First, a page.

In May of 1978, the department sells the Metro Rescue and the 1953 Chevrolet Panel and purchases a 7500 series 1976 GMC with an Eastern Rescue body. It would become the first certified Rescue unit in York County to be equipped with a pump, water, 1 1/2 inch attack lines and a40 gallon wrap around foam system. Total $30,000.00 debt was supported with acquisition of a $15,000.00 2% state loan.

At the sametime a used 1975 Dodge one ton 4-wheel drive pickup was purchased from Stetler Motors, Dallastown, at a cost of $2000.00. It would take department personnel a year to refurbish and transform the vehicle into a brush unit with pump and roll capabilities.

On the 6th of March 1978, the Ambulance Club incorporated, and using Federal grant monies purchased a new modular type ambulance. It allowed the club to be one of the first to qualify for Volunteer Ambulance Service Certification (VASC).

In May 1978 Rescue personnel held regular water rescue classes at the Dallastown Area High School pool as they prepared for the Second Annual Rescue Competition in Hershey. Eventually they would find themselves competing in three evolutions of water, structural and vehicular rescue evolutions, ultimately returning with a first place trophy, $500.00 and 25 lb. of Hershey Kisses. It would be noted they were the only squad to achieve 100% in the water rescue evolution. The crew consisted of Jay Myers, Rick Searle, Robert Strobeck, James Olp, Lt. Wayne Breighner, Elmer Spears, and Chief Terry Fix.

In December 1978, Yoe, Dallastown, Felton, Windsor, and Yorkanna, for the first time in their departments’ history, received contracts to provide Fire protection for residents of Windsor Township and in February of 1979 all departments including Red Lion signed an unprecedented 5 year protection plan. They continue that unified effort to this day, recently formalizing themselves and being recognized through Township Resolution as the Windsor Township Fire and Emergency Rescue Services Association.

In May of 1979, Brush 36 was completed and placed in service with all work being performed by department personnel. The department also applied for a license to operate rescues and training on an alternate frequency of 33.10. It would eventually be obtained in April of 1982.

On June 10, 1979, the department attended the third and final rescue competition at Hershey. Yoe placed 5th and became the only York County Rescue Squad to have participated in the three year exercise. Members also enrolled and completed a 54 hour advanced firefighter class at Dallastown.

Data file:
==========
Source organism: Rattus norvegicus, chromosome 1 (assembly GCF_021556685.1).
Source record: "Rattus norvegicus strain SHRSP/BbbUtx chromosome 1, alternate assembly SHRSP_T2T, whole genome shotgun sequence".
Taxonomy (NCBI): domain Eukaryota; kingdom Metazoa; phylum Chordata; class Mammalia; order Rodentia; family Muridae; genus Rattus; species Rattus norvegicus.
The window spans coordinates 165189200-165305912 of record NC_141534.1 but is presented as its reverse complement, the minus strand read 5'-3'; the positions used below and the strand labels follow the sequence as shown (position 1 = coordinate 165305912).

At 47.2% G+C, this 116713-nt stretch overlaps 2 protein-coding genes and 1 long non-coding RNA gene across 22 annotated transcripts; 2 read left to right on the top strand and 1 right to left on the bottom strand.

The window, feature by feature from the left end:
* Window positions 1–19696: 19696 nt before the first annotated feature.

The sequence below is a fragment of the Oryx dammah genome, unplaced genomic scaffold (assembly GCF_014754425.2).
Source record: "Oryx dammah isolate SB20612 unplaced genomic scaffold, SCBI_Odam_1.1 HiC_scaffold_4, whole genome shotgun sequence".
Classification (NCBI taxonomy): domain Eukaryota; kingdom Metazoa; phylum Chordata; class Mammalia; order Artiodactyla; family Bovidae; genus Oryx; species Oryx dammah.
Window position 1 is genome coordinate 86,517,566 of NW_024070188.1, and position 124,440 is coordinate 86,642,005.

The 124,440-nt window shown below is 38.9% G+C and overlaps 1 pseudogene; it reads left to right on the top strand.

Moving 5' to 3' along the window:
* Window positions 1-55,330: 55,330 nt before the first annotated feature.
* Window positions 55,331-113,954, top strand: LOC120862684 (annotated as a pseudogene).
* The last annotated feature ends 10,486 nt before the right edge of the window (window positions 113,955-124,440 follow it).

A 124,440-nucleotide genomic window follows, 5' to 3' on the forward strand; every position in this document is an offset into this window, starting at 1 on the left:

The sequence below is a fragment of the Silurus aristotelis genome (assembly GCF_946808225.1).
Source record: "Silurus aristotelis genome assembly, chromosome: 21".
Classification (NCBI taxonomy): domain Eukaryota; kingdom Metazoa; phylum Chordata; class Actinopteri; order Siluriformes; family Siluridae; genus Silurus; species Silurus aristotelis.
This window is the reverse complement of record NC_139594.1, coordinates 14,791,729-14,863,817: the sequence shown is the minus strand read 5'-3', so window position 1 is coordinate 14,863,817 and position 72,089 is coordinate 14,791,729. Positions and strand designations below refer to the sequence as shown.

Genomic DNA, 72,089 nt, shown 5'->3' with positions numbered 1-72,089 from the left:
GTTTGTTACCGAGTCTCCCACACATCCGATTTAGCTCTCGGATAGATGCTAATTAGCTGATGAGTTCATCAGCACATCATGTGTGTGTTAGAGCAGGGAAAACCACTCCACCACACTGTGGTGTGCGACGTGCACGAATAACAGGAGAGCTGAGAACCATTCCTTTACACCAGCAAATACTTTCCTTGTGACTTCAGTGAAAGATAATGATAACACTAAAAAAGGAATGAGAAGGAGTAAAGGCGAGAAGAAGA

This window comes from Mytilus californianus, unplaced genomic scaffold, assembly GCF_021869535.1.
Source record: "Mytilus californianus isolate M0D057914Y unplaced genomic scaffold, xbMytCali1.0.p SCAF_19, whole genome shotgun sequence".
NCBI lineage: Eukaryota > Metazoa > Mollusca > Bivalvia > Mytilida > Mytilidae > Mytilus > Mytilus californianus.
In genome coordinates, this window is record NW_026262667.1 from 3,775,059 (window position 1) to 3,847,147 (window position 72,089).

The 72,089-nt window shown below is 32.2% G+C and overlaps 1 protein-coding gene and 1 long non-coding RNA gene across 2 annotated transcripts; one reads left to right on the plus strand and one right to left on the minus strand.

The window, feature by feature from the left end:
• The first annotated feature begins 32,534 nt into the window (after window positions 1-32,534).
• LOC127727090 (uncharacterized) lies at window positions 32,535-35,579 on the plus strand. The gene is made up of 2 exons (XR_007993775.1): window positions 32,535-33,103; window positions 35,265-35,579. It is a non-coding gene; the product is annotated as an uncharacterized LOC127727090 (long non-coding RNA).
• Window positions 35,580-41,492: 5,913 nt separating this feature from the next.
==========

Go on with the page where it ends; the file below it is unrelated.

In August 1979, the Fire Company, Ambulance Club, Ladies Auxiliary and Borough Council all participated in defraying roof replacement expenses at a cost of $5980.00. The ambulance club placed a new EVF unit in service and later that year, in November, Tanker 36 was re-outfitted by Four Guys with a 500 GPM pump, new large diameter fill and discharge piping at a cost of $11,348.00.

Through the 80′s many changes took place. In April of 1980 a fire, heat and smoke detection system was installed in the facility. In February of 1982, Ambulance Club and Fire Company personnel met to select a building committee for a joint expansion effort. By June of 1983 the department equipped itself with its first 1400 ft. of 4″ LDH at a cost of $9435.00 and in 1984, the Ambulance Club purchased a new Yankee Coach. At the same time the building committee announced expansion plans were drawn and ready for review. In October the ladies auxiliary donated a deluge gun and accessories at a cost of $2100.00, and in March 1986, a model “O” Hurst Ring Cutter was purchased at a cost of $2148.00.

In 1987 as many ambulance clubs across the county experienced difficulty maintaining adequate staffing of volunteers, Yoe enlisted paid EMT’s to staff itself daily 7 a.m. to 5 p.m. In October of the same year a contract was signed with Hahn Motor Company to supply the department with a 1500 GPM/1500 gallon capacity all aluminum pumper tanker. The unit would be delivered in May of 1988 with a cost of $182,563.00.

In July 1988, a ground breaking ceremony was finally held and the building expansion project became a reality. As the building progressed, volunteers donated thousands of man hours in labor to complete the project. Major portions of the building, including electrical, painting, all floor coverings, ceilings, and outside grounds were completed by volunteers. The Ambulance Club also purchase a new Blue Star modular unit at a cost of $58,262. The club retained its Yankee Coach now having two rigs in service. By year’s end 1989, the department had also computerized its operations and designed its own fire, ambulance, and station activity tracking software.

In July 1989 and open house and equipment housing was held with Scott Stein of York Hospital and A. Carvell Foster being keynote speakers. The new 88′ units were officially housed being ceremoniously pushed into the engine room by the members present.

In November of 1990, the fire department placed an order for a Saulsbury Rescue Pumper on a Spartan Chassis. Total cost of the unit less equipment was $298,544.00. The ladies auxiliary donated $4000.00 to the department with the monies being earmarked by the officers, for an airbag system. The unit was equipped with five inch LDH arriving in March of 1992. At the same time the Ambulance Club proceeded to refurbish its 1984 Yankee Coach on a 1992 350XLT Ford Chassis at a cost of $53,209.00.